Love in the age of globalisation

By definition, globalisation characterises the process in which national and regional economies, societies, and cultures have become integrated through the global network of trade, communication, immigration and transportation. It is an unerring phenomenon that, over the past twenty years in particular, has evolved from being a term that applies almost exclusively to commercial enterprise, to redefining our psychology, reformulating our outlook, and shining a new light on how we interpret our place in the world day to day.

The transformative effect of globalisation has, inexorably, become more pronounced with the advent of international travel. While it has been possible to fly, sail or drive across borders for over a century, frequent travel was once the exclusive preserve of the international business community –whereas today setting foot on a plane has become as commonplace as hailing a taxi.

To that end, the world has reinvented itself as a global playground. Much as it might once have been a treat to head up from the country to the city at the weekend, our horizons are now much broader, and often we must travel further to feel rewarded and satisfied. Many of us think little of taking the Eurostar from London to Paris for lunch; weekends in New York or Berlin [and of course Singapore or Sydney, depending on your continent] fulfil our cultural appetite – and of course afford an opportunity to catch-up with friends and business associates, who we have absorbed into our global social network along the way.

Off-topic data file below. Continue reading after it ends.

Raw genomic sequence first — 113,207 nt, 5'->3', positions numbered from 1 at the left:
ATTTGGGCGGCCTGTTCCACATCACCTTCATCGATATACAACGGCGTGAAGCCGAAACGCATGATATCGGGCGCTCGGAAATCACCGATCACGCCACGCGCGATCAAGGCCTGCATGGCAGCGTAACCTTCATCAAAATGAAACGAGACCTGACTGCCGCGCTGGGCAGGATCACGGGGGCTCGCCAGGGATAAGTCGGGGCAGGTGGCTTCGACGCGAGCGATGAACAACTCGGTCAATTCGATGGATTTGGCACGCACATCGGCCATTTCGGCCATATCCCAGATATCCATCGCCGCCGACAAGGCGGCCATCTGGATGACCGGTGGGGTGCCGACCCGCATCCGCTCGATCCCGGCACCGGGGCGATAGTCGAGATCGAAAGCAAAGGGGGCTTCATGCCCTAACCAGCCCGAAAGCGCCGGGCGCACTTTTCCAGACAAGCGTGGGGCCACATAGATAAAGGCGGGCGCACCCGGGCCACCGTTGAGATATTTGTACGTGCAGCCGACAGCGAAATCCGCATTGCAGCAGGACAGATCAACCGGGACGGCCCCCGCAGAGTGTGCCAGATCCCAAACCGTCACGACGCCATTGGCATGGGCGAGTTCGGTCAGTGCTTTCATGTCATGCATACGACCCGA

As a natural extension, international and cross-border relationships have become a must in today’s contemporary society. Perhaps the flex-pats who were located abroad for work two or three decades ago were the early pioneers of the international relationship. With little choice but to accept an overseas posting, particularly for those who were keen to advance their career, there was of course the risk that many would put their romantic lives on hold. However, the human condition and need for companionship inevitably rose to the forefront, and the foundations for cross-border romances were laid.

The flex-pats also proved influential when it came to demonstrating the ease with which international relationships can be nurtured and perpetuated long-term, superseding any old fashioned notions of the often short-lived ‘holiday romance’. Flex-pat or otherwise, if both parties are committed to the relationship and moreover to one another, the logistics inevitably fall into place, even if there is an element of compromise.

And so it has become that love has proliferated against a backdrop of globalisation. The evidence is there for all to see; the opportunities that arise when you are open to falling in love with someone who is not just from a different city, but from a different country, too, are manifold. In addition, the fulfilment of a cross-cultural pollination is, more often than not, one of the most enriching facets that a relationship can provide.